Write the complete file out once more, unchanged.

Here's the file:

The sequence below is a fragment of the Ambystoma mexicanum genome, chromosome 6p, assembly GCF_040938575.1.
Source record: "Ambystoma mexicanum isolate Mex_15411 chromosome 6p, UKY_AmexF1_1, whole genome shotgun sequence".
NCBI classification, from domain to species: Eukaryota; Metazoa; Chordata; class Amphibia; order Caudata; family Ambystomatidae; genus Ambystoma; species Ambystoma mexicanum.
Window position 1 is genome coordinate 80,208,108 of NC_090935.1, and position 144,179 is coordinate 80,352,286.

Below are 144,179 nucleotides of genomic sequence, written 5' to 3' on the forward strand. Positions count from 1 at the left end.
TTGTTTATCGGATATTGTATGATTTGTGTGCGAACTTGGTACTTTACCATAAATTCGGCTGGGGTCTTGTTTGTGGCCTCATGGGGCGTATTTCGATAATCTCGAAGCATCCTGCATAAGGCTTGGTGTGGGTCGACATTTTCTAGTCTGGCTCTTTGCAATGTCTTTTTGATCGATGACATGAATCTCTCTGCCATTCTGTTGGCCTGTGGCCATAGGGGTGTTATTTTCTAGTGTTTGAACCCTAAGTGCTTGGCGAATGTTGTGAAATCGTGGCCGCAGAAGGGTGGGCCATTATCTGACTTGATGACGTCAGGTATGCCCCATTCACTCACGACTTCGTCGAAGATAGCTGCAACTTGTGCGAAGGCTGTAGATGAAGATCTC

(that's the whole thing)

The sequence below is a fragment of the Ambystoma mexicanum genome, chromosome 6p, assembly GCF_040938575.1.
Source record: "Ambystoma mexicanum isolate Mex_15411 chromosome 6p, UKY_AmexF1_1, whole genome shotgun sequence".
NCBI classification, from domain to species: Eukaryota; Metazoa; Chordata; class Amphibia; order Caudata; family Ambystomatidae; genus Ambystoma; species Ambystoma mexicanum.
Window position 1 is genome coordinate 80,208,108 of NC_090935.1, and position 144,179 is coordinate 80,352,286.

Below are 144,179 nucleotides of genomic sequence, written 5' to 3' on the forward strand. Positions count from 1 at the left end.
TTGTTTATCGGATATTGTATGATTTGTGTGCGAACTTGGTACTTTACCATAAATTCGGCTGGGGTCTTGTTTGTGGCCTCATGGGGCGTATTTCGATAATCTCGAAGCATCCTGCATAAGGCTTGGTGTGGGTCGACATTTTCTAGTCTGGCTCTTTGCAATGTCTTTTTGATCGATGACATGAATCTCTCTGCCATTCTGTTGGCCTGTGGCCATAGGGGTGTTATTTTCTAGTGTTTGAACCCTAAGTGCTTGGCGAATGTTGTGAAATCGTGGCCGCAGAAGGGTGGGCCATTATCTGACTTGATGACGTCAGGTATGCCCCATTCACTCACGACTTCGTCGAAGATAGCTGCAACTTGTGCGAAGGCTGTAGATGAAGATCTC